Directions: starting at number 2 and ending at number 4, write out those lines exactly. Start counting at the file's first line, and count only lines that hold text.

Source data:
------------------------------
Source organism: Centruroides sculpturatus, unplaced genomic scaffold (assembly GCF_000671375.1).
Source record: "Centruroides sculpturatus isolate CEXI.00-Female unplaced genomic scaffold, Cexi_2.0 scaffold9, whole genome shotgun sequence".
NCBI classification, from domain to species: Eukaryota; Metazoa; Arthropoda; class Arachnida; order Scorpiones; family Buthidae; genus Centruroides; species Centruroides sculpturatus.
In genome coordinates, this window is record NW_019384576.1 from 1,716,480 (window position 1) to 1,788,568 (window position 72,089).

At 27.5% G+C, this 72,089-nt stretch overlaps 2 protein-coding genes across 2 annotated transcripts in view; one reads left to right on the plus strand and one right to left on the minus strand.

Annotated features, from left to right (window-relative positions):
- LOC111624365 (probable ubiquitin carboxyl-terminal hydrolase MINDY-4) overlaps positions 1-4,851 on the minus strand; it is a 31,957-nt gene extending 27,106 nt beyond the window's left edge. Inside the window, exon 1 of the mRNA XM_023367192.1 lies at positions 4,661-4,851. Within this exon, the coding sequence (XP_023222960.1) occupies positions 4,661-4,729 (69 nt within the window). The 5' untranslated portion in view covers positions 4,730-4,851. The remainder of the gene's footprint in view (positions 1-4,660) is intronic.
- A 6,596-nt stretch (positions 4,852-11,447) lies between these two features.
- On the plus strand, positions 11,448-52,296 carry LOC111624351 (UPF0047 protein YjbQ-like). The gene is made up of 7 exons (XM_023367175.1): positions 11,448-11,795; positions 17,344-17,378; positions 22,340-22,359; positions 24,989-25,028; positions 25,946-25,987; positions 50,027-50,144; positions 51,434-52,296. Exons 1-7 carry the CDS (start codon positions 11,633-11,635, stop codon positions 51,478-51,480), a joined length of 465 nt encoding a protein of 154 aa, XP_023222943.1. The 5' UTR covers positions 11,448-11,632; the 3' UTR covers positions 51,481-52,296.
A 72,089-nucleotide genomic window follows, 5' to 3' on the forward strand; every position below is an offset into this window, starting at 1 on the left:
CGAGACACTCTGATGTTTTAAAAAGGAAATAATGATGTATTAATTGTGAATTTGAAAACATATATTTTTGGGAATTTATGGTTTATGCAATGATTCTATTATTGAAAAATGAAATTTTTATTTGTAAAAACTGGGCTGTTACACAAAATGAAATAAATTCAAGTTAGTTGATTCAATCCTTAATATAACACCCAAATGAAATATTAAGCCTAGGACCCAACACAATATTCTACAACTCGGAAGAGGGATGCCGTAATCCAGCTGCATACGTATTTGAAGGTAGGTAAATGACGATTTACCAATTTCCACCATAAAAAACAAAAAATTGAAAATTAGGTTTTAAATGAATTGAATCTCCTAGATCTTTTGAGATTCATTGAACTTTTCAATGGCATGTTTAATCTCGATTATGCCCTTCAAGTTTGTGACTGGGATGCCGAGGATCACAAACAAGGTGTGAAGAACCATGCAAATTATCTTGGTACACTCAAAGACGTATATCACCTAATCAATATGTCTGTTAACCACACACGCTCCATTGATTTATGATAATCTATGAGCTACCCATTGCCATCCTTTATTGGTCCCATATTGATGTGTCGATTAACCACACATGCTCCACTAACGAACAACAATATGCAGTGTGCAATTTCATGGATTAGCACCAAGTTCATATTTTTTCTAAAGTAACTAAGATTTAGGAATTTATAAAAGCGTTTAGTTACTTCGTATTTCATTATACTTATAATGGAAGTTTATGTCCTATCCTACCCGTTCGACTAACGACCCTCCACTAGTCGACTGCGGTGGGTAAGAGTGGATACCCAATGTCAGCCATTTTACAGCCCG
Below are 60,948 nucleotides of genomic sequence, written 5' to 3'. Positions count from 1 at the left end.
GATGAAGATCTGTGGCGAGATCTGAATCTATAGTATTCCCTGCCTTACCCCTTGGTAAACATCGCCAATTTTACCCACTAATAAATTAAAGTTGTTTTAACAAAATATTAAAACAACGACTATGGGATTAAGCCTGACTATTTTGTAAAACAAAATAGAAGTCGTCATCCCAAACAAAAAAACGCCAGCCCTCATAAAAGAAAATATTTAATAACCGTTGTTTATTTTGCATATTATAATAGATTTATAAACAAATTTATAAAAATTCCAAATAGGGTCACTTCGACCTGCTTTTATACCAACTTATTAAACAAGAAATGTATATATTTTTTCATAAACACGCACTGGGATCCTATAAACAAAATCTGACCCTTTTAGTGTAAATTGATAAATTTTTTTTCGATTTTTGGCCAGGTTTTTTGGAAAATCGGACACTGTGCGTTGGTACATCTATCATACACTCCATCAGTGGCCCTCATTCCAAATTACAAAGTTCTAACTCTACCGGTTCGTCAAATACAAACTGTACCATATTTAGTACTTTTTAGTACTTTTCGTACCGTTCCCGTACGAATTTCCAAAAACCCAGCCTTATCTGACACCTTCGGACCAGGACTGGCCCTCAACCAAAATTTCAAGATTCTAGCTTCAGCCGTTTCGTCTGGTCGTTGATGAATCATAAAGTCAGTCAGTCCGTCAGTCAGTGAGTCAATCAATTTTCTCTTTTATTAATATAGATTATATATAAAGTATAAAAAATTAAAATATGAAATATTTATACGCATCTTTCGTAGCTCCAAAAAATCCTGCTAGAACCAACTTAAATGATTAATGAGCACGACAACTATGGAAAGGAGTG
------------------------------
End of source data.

Source record: "Centruroides sculpturatus isolate CEXI.00-Female unplaced genomic scaffold, Cexi_2.0 scaffold9, whole genome shotgun sequence".
NCBI classification, from domain to species: Eukaryota; Metazoa; Arthropoda; class Arachnida; order Scorpiones; family Buthidae; genus Centruroides; species Centruroides sculpturatus.
In genome coordinates, this window is record NW_019384576.1 from 1,716,480 (window position 1) to 1,788,568 (window position 72,089).